Expansion of dental care uncertain under new administration


Photo: Health Trust via Flickr

Amid promises to overturn the health care reform law and re-engineer Medicaid, voters swept Republicans into power in November. Oral health advocates now are wondering what lies ahead for efforts to expand access to dental services to poor, working and uninsured Americans.

Dental benefits were not exactly a high-profile topic in the campaign. More than 100 million Americans, including seniors, working-age adults and children still lack dental coverage according to the National Association of Dental Plans.

But dental care advocates can claim some gains during the administration of President Barack Obama.

Children’s dental services are among the essential health care benefits in the Patient Protection and Affordable Care Act (ACA). Adult benefits, though not required by the law, have been for sale on state exchanges. Medicaid expansion under the health care reform law brought an entitlement of dental care to millions of new children and offered benefits to poor adults in some states. The Children’s Health Insurance Program (CHIP), the Clinton-era program which covers eight million children in working-poor families, was reauthorized by President Obama, who added to the law a guarantee of dental care.

Now the ACA is under heavy fire and funding for CHIP runs out next year. Medicaid’s future also seems uncertain.

Colin Reusch

Colin Reusch

Defending the dental provisions of the programs will be a top priority in the months to come, Children’s Dental Health Project policy analyst Colin Reusch blogged on DrBicuspid.com.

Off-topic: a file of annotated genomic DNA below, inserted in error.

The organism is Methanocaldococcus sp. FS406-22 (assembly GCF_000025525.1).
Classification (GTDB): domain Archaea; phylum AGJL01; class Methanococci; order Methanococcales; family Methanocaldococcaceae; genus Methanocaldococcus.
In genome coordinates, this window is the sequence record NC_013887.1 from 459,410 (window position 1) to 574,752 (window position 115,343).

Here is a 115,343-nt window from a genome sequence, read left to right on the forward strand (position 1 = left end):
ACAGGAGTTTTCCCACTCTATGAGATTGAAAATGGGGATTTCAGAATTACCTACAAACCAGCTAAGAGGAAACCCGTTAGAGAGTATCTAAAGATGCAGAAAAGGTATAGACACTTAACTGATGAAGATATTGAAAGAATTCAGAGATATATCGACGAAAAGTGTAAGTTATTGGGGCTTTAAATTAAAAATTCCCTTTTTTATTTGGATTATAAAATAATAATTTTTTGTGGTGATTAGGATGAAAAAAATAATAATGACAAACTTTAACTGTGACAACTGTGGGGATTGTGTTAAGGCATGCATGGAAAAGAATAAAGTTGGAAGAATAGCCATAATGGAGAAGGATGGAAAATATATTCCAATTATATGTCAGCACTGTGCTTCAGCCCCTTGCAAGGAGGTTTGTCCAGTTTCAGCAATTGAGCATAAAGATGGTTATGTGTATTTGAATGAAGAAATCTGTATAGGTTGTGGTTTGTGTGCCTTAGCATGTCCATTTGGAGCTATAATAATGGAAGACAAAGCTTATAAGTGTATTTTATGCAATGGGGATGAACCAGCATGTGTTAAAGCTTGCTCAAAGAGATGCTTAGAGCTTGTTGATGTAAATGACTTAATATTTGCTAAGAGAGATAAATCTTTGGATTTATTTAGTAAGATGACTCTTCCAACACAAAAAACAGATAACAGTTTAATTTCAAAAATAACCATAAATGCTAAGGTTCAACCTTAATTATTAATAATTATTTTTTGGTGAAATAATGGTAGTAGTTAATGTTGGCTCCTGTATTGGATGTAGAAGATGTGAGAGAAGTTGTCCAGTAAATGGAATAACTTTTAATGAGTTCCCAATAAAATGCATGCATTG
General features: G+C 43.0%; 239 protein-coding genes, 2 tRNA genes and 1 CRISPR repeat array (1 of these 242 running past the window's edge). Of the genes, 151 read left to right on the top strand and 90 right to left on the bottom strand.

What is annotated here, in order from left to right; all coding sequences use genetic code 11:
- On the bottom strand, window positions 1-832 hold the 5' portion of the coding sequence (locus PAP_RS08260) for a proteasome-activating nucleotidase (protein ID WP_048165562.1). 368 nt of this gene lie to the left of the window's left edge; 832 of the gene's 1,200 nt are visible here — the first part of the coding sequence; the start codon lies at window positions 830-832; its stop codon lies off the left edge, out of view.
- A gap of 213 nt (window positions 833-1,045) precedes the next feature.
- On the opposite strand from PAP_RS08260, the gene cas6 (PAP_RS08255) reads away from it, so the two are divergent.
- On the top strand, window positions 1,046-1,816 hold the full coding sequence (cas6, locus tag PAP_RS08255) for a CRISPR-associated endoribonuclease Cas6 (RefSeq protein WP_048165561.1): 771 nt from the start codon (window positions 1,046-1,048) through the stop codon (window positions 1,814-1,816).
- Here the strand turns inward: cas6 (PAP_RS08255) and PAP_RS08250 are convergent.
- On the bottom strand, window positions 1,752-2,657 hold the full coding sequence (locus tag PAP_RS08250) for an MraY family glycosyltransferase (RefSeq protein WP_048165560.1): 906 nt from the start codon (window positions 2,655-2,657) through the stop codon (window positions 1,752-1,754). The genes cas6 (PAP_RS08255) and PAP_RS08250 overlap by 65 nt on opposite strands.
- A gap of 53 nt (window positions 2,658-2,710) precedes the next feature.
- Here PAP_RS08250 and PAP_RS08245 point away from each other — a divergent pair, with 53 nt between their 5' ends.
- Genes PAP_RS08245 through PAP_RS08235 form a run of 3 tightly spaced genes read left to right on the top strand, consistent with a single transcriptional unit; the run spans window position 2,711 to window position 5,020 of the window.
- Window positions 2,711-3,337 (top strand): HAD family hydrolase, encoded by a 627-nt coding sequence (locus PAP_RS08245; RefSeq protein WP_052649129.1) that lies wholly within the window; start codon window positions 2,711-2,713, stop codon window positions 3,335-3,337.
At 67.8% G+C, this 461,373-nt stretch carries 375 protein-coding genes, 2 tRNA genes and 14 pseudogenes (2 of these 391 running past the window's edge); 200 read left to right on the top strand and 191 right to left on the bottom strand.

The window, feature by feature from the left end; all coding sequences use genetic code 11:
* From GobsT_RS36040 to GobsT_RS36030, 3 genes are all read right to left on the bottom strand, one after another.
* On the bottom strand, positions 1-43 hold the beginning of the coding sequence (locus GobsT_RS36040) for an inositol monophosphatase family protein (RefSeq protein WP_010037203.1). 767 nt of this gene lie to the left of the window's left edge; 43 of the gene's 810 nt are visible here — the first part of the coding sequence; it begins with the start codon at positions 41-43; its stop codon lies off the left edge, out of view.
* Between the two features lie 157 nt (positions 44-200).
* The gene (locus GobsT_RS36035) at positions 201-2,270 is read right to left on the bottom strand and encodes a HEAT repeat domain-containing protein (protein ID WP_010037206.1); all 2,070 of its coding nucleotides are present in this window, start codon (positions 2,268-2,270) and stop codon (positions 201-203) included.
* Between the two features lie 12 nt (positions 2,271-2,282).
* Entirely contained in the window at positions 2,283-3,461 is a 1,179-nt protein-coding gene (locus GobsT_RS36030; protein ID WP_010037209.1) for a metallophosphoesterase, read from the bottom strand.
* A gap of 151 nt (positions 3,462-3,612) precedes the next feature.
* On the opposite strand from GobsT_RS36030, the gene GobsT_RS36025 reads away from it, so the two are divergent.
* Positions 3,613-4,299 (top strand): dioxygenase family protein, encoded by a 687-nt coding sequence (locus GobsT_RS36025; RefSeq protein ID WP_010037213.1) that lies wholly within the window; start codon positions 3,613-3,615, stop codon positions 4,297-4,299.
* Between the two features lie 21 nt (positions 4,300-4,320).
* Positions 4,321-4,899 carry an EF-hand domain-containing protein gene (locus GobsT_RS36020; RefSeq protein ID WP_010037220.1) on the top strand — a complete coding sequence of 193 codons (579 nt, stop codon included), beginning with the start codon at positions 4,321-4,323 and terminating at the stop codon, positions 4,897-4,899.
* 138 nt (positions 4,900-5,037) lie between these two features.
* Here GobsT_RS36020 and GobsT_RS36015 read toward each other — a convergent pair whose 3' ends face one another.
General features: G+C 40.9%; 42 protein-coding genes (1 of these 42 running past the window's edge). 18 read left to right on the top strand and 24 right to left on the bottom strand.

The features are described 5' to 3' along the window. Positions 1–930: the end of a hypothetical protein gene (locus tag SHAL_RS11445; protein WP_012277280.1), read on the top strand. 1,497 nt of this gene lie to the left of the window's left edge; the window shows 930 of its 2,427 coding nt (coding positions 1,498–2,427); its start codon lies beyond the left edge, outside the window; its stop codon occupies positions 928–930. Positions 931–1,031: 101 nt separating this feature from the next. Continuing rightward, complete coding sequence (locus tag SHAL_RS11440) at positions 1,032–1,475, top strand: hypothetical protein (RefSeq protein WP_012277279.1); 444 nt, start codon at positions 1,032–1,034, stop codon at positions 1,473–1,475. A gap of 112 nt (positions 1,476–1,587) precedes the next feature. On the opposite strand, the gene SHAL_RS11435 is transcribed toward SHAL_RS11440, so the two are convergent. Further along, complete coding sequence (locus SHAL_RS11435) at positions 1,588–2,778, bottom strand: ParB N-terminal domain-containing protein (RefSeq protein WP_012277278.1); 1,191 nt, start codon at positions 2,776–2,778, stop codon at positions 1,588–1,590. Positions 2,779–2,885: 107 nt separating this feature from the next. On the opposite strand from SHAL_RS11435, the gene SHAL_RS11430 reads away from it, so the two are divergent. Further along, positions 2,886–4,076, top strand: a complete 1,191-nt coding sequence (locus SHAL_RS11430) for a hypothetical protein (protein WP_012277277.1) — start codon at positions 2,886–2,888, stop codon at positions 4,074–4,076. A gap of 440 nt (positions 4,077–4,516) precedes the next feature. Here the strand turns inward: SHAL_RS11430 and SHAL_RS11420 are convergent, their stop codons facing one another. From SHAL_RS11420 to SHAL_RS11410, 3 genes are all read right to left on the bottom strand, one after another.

“We are rolling up our sleeves to preserve the progress we have made – both in expanding access to private dental coverage and moving toward a system that integrates oral health into medical coverage and the healthcare system at large,” Reusch wrote.

“President elect-Trump and some congressional leaders have discussed converting the Medicaid program into a block grant or instituting per-capita caps, structural changes that could pose a very real threat to the stability and robustness of coverage for children and families.”

President-elect Donald Trump signaled the direction in which he wants to take the Department of Health and Human Services with last week’s nomination of U.S. Rep. Tom Price (R-Ga.) to become the department’s secretary. Price, a physician, has earned a reputation as a fierce critic of the ACA who also supports a block grant approach to Medicaid.

Trump also selected Seema Verma to become administrator of the Centers for Medicare and Medicaid Services. A health care consultant, Verma is best known for designing Healthy Indiana Plan (HIP), Indiana’s Medicaid expansion model. The program has been hailed as a top accomplishment of the administration of Indiana Gov. Mike Pence, now vice president-elect.

In an August column in Health Affairs, Verma described the philosophy behind HIP and offered insights into its approach to providing dental benefits to the state’s poorest adults.

As a “consumer-driven” initiative, HIP is set up to familiarize members “with the concepts of commercial health insurance” as well as to encourage them to be “prudent consumers” she wrote.

Enrollees begin with HIP Plus coverage which offers “benefits similar to those found in the commercial health insurance and also includes modest dental and vision coverage,” she wrote.

To maintain their enrollment in HIP Plus, members are expected to make monthly contributions equal to 2 percent of their income. Those who fail to pay within the 60-day grace period are terminated from the program, Verma explained. Terminated HIP Plus members below the poverty line are transferred to the HIP Basic Plan, which offers a more limited benefit package that excludes dental and vision coverage.

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